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Post time 2012-2-1 11:08:05 |Display all floors
The Fiscal Taskmaster: Brian Cowen

With Ireland's once-roaring economy staggered by the banking crisis--unemployment is at 13 percent, emigration is rising, and the money markets rank Ireland not far behind Greece on the list of Europe's big-time losers--Prime Minister Brian Cowen and his able finance minister, Brian Lenihan, are prescribing harsh medicine. They've pushed through austerity packages drastic enough to win the admiration of the international community, raised taxes, and slashed some public salaries by more than 10 percent. But the Irish aren't showing much gratitude--Cowen's ratings have plunged to a mere 18 percent, and his Fianna Fail party can expect a drubbing in the 2012 national elections. Still, there's some hope that his government's unpopular measures will be rewarded in the long run: surveys suggest that Irish consumer confidence is on the rise again, and the economy notched up modest growth in the first quarter of 2010.
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Post time 2012-2-1 11:09:22 |Display all floors
6.The Lion in Winter: Luiz Inácio Lula da Silva

As Brazilian President Luiz Inácio Lula da Silva prepares to leave office, he still enjoys rock-star status at home and red carpets abroad. Granted, Brazil was poised to rise before Lula's 2002 election. But the former union boss was wise enough to recognize business as an ally rather than an enemy. Under Lula, Brazil morphed from the developing world's chronic underachiever to an emerging-market powerhouse. With a stable economy, clean-burning biofuels, giant new oil fields, a rising middle class, and falling inequality, Brazil today seems to have it all. While some critics now claim glory has gone to Lula's head--citing his recent overtures to demagogues such as Hugo Chávez and Mahmoud Ahmadinejad--Lula has remained essentially a pragmatist, savvy enough not to gamble his country's newfound fortunes on a populist adventure. As a result, Brazil has soared on his watch. And in politics, that's all that counts.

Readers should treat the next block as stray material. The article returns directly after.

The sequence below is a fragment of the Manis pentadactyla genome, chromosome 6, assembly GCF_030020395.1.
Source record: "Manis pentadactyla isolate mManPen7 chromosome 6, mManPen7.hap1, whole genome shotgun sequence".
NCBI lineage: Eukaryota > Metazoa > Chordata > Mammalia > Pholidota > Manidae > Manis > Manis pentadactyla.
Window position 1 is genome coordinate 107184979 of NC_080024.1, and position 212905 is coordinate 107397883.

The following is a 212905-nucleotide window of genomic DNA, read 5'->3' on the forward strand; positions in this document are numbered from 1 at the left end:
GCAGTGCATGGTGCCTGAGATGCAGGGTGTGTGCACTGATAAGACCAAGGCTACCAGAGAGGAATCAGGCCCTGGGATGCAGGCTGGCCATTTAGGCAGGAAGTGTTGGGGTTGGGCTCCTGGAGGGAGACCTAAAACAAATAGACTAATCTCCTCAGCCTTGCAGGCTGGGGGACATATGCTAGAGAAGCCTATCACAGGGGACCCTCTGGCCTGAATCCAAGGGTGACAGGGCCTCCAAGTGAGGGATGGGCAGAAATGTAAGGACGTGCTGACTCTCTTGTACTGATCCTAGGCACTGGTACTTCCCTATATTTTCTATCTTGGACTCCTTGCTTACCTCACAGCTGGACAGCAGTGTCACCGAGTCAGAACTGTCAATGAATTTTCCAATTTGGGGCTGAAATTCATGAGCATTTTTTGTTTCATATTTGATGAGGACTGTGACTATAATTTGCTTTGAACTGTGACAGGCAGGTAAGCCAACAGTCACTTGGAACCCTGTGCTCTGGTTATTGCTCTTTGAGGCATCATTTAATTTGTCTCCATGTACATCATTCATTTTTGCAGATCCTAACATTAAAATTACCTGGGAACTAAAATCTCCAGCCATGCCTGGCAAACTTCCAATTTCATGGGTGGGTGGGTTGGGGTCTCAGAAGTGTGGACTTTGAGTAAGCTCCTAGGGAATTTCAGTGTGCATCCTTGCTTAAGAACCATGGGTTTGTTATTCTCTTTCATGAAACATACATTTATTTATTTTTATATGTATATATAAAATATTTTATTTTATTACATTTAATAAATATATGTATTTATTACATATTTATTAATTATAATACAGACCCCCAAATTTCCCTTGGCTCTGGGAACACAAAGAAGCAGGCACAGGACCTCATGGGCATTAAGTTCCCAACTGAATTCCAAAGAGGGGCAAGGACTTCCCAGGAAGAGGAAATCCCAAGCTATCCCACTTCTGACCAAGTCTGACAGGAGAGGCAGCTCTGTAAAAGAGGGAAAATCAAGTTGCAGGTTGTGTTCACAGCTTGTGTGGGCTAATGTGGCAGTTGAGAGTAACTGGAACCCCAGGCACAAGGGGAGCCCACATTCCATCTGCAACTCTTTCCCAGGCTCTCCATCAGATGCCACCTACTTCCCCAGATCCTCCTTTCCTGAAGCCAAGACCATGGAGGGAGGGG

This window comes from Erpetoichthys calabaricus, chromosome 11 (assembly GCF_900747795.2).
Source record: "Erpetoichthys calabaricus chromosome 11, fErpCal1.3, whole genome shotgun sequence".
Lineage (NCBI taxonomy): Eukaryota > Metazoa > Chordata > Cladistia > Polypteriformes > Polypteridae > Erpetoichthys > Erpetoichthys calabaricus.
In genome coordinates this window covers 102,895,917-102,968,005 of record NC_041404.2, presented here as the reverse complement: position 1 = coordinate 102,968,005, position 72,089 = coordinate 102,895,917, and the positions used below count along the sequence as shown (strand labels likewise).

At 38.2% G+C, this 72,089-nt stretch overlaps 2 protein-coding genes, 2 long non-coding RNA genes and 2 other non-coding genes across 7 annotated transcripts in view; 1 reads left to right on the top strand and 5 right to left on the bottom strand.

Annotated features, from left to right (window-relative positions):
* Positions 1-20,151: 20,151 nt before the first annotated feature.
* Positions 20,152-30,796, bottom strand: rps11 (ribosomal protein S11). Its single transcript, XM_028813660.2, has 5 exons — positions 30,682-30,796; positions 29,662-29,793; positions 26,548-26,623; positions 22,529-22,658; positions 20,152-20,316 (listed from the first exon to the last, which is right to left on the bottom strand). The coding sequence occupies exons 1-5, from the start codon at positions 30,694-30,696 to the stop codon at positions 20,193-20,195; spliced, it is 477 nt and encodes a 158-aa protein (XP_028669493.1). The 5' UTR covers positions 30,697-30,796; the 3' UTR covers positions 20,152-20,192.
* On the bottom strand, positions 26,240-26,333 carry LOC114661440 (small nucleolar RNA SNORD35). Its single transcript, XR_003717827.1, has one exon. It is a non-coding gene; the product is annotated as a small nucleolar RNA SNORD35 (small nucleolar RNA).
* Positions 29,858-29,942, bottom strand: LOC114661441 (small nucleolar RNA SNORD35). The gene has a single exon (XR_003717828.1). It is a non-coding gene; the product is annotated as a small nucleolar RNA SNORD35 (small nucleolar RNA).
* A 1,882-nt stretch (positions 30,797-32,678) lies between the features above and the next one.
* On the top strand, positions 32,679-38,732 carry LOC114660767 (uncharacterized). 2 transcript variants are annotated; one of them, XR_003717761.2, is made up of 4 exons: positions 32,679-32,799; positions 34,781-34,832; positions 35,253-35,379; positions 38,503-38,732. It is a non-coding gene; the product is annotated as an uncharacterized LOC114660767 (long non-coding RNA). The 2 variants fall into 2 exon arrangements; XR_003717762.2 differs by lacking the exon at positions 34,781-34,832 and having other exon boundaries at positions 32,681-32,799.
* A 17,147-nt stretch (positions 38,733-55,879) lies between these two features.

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Post time 2012-2-1 11:11:22 |Display all floors
7.The CEO-in-Charge: Lee Myung-Bak

The global financial crisis provided a showcase for South Korean President Lee Myung-Bak's management skills. Drawing on his experience as a former Hyundai CEO, Lee guided Korea Inc. through the storm, slashing interest rates to historic lows, setting up funds to save troubled banks and companies, and striking currency-swap deals to secure dwindling foreign-currency reserves. The result: the fastest economic recovery among OECD nations, and forecasts of 5.8 percent growth in 2010 (the highest rate among developed economies). His talent will again be on display at the upcoming G20 summit in November in Seoul, which South Korea will host and chair. Given that the summit's main purpose is to prevent another global economic crisis, Lee's skills will surely be in high demand.